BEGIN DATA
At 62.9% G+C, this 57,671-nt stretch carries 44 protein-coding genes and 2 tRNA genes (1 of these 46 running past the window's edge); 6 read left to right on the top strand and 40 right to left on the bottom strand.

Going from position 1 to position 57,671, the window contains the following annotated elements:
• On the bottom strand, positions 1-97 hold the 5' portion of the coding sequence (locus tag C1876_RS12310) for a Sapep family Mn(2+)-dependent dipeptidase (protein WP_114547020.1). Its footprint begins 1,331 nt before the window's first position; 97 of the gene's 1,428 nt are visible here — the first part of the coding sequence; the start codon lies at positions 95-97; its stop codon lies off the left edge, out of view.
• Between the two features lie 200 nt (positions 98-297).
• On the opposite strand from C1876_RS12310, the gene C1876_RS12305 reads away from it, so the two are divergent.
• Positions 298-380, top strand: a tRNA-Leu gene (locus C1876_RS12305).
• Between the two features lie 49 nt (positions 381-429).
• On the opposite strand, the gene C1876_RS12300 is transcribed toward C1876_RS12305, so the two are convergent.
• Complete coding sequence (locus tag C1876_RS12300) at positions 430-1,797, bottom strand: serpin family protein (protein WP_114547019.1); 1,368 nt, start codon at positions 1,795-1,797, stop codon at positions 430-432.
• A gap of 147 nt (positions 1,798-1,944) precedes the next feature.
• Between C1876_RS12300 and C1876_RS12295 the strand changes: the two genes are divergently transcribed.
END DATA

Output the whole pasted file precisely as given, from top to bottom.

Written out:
At 62.9% G+C, this 57,671-nt stretch carries 44 protein-coding genes and 2 tRNA genes (1 of these 46 running past the window's edge); 6 read left to right on the top strand and 40 right to left on the bottom strand.

Going from position 1 to position 57,671, the window contains the following annotated elements:
• On the bottom strand, positions 1-97 hold the 5' portion of the coding sequence (locus tag C1876_RS12310) for a Sapep family Mn(2+)-dependent dipeptidase (protein WP_114547020.1). Its footprint begins 1,331 nt before the window's first position; 97 of the gene's 1,428 nt are visible here — the first part of the coding sequence; the start codon lies at positions 95-97; its stop codon lies off the left edge, out of view.
• Between the two features lie 200 nt (positions 98-297).
• On the opposite strand from C1876_RS12310, the gene C1876_RS12305 reads away from it, so the two are divergent.
• Positions 298-380, top strand: a tRNA-Leu gene (locus C1876_RS12305).
• Between the two features lie 49 nt (positions 381-429).
• On the opposite strand, the gene C1876_RS12300 is transcribed toward C1876_RS12305, so the two are convergent.
• Complete coding sequence (locus tag C1876_RS12300) at positions 430-1,797, bottom strand: serpin family protein (protein WP_114547019.1); 1,368 nt, start codon at positions 1,795-1,797, stop codon at positions 430-432.
• A gap of 147 nt (positions 1,798-1,944) precedes the next feature.
• Between C1876_RS12300 and C1876_RS12295 the strand changes: the two genes are divergently transcribed.